The idea might be the implementation is not.
Using a percentage to decide "almost out of memory" is going to hurt on
systems with large amounts of memory be it a 32gb desktop or a 2tb server.
You'd have plenty of memory left and it starts killing processes ...
And it will lead to the opposite problem on systems with lots of swap (e.g.,
my desktop PC that still follows the swap = 2 * RAM recommendation and hence
has 16 GiB of RAM and 32 GiB of swap): processes can do a lot of swap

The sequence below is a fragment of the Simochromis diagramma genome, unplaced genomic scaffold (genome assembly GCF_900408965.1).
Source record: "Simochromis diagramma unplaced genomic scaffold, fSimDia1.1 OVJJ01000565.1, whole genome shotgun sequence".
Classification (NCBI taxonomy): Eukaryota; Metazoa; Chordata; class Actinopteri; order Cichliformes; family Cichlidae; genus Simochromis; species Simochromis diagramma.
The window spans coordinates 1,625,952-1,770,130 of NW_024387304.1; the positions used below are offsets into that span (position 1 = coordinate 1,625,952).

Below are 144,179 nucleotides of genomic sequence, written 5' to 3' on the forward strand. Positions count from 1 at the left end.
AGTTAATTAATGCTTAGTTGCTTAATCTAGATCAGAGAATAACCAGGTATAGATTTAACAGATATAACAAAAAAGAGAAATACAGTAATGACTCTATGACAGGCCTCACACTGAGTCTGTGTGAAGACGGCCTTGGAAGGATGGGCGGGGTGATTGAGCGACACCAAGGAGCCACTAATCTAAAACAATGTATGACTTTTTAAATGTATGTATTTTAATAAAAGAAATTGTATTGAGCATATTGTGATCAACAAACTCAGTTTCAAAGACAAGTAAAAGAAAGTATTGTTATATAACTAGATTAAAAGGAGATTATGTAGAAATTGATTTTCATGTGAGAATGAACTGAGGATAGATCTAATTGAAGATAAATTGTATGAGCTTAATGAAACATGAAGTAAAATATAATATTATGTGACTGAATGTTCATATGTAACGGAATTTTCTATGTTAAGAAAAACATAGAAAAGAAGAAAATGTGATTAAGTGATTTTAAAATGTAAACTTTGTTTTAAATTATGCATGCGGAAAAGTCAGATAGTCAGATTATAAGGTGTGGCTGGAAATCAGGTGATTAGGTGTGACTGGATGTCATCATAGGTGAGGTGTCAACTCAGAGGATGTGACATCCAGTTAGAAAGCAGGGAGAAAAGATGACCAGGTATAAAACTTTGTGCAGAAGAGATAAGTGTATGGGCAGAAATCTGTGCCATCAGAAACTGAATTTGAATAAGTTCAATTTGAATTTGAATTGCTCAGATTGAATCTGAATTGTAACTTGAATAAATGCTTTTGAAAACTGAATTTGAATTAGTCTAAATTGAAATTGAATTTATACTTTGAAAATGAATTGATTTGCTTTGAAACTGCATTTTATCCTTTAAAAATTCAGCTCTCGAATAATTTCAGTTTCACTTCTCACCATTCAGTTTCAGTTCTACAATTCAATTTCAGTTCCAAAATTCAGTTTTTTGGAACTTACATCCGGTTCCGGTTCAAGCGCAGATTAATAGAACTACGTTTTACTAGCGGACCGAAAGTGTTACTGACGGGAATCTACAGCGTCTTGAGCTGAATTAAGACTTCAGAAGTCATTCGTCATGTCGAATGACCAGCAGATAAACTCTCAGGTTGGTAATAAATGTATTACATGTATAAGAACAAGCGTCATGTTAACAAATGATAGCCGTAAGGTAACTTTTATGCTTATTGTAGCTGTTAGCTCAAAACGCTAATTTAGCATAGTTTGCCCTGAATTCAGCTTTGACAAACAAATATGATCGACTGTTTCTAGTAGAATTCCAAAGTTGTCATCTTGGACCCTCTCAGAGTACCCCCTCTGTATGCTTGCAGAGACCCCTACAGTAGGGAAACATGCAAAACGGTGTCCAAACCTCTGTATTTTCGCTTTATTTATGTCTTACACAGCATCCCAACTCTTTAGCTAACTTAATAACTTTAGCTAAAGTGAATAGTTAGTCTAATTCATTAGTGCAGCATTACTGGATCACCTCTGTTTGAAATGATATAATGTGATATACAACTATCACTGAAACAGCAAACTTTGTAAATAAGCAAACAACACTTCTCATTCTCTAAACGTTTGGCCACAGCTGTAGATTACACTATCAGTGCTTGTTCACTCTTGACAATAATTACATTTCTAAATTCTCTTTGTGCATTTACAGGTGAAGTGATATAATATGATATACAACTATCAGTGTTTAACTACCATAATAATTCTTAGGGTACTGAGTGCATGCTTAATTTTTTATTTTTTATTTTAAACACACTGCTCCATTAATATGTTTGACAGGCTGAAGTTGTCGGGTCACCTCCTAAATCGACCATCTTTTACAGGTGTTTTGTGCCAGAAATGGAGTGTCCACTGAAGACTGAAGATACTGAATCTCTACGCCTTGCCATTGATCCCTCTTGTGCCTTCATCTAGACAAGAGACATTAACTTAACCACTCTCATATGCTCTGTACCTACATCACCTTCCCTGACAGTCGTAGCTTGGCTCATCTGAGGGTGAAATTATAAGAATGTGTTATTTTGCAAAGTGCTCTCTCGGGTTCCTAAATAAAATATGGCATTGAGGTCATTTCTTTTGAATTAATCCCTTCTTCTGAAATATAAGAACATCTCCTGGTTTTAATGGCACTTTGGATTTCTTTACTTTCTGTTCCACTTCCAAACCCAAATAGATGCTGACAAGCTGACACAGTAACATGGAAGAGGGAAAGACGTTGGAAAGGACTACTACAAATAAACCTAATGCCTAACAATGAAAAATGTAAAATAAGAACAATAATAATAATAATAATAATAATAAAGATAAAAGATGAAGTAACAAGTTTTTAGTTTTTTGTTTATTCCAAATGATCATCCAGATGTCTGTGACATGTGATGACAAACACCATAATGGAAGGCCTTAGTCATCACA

thrashing in 32 * (1-10%) = 28.8 GiB of swap and still ruin the system
OOM handling really needs to use some interactivity metric, and I think this
can almost certainly be done reliably only in the kernel, because userspace
processes do not even get to run if the interactivity is already ruined.